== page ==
Review: Retreat (2011)

Writer-director Carl Tibbetts makes his directorial debut with Retreat: an apocalyptic home invasion thriller set on a fictional Scottish island.

Martin (Cillian Murphy) and Kate (Thandie Newton), a couple from London, escape their broken marriage to an isolated island named Blackholme, which they visited as young lovers. While at the retreat, the couple attempt to put their past troubles behind them, only for their lives to be thrown into jeopardy when mysterious stranger, Jack (Jamie Bell), winds up on the porch. Caked in blood, Jack claims to be an ex-soldier escaping a deadly virus that’s sweeping the globe and and tells them that they must do everything in their power to protect themselves.

Taking a familiar concept and moulding it in their own rascally way, Tibbett and co-writer Janice Hallett are able to sculpt an engaging, thought-provoking and unnerving three-hander. Particularly for the first half, Retreat unfolds as an aptly taut, intimate thriller, playing to its strengths and retaining full focus on Martin and Kate as the nightmarish scenario rocks them to the core.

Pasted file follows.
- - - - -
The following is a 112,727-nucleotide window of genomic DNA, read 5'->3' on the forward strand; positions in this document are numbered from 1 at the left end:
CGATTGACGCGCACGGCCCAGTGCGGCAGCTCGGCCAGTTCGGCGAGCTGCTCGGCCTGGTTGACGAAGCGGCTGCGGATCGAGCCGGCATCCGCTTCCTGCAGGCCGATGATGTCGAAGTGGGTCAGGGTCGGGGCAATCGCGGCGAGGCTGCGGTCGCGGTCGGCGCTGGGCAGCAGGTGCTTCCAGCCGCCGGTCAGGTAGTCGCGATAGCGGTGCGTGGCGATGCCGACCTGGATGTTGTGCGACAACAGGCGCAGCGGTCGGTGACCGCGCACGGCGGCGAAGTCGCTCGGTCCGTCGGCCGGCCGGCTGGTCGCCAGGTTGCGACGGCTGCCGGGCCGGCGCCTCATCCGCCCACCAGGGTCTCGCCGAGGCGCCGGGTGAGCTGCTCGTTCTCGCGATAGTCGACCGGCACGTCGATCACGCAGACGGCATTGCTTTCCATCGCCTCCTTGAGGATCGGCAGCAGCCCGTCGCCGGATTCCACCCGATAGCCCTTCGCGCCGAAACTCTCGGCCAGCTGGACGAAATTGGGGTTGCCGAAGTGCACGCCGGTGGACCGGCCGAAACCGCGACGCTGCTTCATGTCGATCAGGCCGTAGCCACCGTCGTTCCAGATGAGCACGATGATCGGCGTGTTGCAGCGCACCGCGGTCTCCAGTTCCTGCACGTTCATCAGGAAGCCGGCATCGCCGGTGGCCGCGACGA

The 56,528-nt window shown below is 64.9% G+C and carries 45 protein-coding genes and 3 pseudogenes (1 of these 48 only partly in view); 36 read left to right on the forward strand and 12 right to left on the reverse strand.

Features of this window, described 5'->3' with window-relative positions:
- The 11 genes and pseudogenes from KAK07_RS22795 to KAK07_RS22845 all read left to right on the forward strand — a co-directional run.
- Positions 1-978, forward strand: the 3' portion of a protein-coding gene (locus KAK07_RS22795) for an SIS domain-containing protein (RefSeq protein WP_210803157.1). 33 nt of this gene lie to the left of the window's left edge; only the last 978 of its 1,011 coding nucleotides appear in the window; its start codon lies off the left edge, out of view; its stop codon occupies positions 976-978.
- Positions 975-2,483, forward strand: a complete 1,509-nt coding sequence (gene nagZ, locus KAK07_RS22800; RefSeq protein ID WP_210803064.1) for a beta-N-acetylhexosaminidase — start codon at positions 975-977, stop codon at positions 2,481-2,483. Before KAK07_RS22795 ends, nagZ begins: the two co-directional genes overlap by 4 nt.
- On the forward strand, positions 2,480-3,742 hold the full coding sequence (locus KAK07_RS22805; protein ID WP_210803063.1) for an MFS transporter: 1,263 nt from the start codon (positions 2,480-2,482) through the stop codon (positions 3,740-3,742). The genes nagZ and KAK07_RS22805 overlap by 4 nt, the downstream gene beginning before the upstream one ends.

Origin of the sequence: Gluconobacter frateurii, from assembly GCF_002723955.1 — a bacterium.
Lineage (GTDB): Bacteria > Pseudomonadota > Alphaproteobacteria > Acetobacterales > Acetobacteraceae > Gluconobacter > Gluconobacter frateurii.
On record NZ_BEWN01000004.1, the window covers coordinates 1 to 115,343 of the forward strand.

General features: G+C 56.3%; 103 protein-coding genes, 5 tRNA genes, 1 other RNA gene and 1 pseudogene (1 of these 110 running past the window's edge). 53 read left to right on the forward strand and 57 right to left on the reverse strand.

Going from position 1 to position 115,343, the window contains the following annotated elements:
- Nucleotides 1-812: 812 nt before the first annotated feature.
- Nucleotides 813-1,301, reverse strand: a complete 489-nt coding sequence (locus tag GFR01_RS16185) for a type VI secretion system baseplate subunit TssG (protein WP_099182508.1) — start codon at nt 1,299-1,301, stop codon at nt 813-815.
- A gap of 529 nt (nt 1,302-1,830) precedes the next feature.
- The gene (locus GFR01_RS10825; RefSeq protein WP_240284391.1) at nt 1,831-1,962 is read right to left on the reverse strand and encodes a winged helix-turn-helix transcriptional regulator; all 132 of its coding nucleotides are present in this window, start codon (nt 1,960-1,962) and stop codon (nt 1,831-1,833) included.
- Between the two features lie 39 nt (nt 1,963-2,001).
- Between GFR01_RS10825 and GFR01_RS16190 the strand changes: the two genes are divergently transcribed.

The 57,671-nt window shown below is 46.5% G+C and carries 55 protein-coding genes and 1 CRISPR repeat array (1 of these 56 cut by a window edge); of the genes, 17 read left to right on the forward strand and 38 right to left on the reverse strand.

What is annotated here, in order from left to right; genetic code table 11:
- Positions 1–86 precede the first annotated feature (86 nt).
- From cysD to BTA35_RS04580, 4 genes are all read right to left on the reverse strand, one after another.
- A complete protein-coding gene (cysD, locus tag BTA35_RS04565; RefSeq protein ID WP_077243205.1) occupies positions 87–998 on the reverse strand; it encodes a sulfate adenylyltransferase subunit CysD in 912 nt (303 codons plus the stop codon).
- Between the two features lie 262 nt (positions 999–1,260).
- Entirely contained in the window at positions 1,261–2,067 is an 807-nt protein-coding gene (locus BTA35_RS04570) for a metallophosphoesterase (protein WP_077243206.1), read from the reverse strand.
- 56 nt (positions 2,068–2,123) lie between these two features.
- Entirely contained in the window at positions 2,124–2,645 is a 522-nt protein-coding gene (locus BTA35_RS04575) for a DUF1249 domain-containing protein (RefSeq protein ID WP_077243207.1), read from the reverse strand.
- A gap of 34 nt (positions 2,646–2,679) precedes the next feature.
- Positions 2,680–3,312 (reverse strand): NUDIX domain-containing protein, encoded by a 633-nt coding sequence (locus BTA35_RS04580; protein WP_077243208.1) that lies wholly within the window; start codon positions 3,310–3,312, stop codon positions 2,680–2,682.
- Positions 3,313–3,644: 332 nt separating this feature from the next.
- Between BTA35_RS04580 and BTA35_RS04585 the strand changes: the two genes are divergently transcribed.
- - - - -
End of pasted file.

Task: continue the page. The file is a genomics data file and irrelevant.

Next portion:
Disappointingly, however, towards its final act it forces itself ahead too quickly and endorses a few too many horror contrivances for its own good, resulting in an ending that feels somewhat unsuited to the meditative narrative that came before. These, however, are minor issues and tolerable considering their writing inexperience.

Like his writing style, Tibbett’s direction is evidently a work-in-progress. But, from what’s on display, it represents an up-and-coming talent who, with the right source material and level of control, could take the cinematic world by storm. His use of penetrating camera angles, tenebrous lighting and tactical use of IIan Eshkeri’s enervating score all contribute to the sinister tone surrounding the unpredictable proceedings.

Perhaps its biggest strength comes in the form of its adept cast. Newton and Murphy deliver convincing performances as the emotionally plagued couple, in spite of their underwritten personas and apprehensive chemistry. Meanwhile, Bell assumes authority as the cryptic Jack, himself unsure of his intentions, but nevertheless merciless in his wicked demeanour.

Through a skilled cast, gutsy direction and unnerving unpredictability, Tibbetts, despite a carelessly enforced midway shift, has fashioned an admirable directorial debut in Retreat.

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